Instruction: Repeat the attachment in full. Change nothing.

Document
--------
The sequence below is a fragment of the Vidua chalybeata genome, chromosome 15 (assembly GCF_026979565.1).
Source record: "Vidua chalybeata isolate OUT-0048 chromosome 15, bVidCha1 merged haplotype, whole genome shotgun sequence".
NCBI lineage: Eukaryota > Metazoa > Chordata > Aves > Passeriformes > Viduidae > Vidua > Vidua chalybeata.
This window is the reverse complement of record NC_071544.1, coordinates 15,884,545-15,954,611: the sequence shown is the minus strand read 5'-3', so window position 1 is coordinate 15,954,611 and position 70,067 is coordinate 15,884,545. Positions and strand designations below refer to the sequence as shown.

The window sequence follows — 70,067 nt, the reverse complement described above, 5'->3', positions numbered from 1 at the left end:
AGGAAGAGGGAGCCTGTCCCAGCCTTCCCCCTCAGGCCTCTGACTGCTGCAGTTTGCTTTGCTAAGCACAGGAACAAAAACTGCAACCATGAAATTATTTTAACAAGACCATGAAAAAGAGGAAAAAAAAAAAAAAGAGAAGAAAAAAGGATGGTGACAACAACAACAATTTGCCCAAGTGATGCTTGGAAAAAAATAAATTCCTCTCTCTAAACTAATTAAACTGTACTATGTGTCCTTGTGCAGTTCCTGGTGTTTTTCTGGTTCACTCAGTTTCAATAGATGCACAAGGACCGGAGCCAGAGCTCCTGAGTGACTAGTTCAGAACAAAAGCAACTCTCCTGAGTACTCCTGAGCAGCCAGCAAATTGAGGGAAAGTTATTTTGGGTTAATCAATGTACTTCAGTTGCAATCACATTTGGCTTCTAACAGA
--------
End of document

The sequence below is a fragment of the Vidua chalybeata genome, chromosome 15 (assembly GCF_026979565.1).
Source record: "Vidua chalybeata isolate OUT-0048 chromosome 15, bVidCha1 merged haplotype, whole genome shotgun sequence".
NCBI lineage: Eukaryota > Metazoa > Chordata > Aves > Passeriformes > Viduidae > Vidua > Vidua chalybeata.
This window is the reverse complement of record NC_071544.1, coordinates 15,884,545-15,954,611: the sequence shown is the minus strand read 5'-3', so window position 1 is coordinate 15,954,611 and position 70,067 is coordinate 15,884,545. Positions and strand designations below refer to the sequence as shown.

The window sequence follows — 70,067 nt, the reverse complement described above, 5'->3', positions numbered from 1 at the left end:
AGGAAGAGGGAGCCTGTCCCAGCCTTCCCCCTCAGGCCTCTGACTGCTGCAGTTTGCTTTGCTAAGCACAGGAACAAAAACTGCAACCATGAAATTATTTTAACAAGACCATGAAAAAGAGGAAAAAAAAAAAAAAGAGAAGAAAAAAGGATGGTGACAACAACAACAATTTGCCCAAGTGATGCTTGGAAAAAAATAAATTCCTCTCTCTAAACTAATTAAACTGTACTATGTGTCCTTGTGCAGTTCCTGGTGTTTTTCTGGTTCACTCAGTTTCAATAGATGCACAAGGACCGGAGCCAGAGCTCCTGAGTGACTAGTTCAGAACAAAAGCAACTCTCCTGAGTACTCCTGAGCAGCCAGCAAATTGAGGGAAAGTTATTTTGGGTTAATCAATGTACTTCAGTTGCAATCACATTTGGCTTCTAACAGA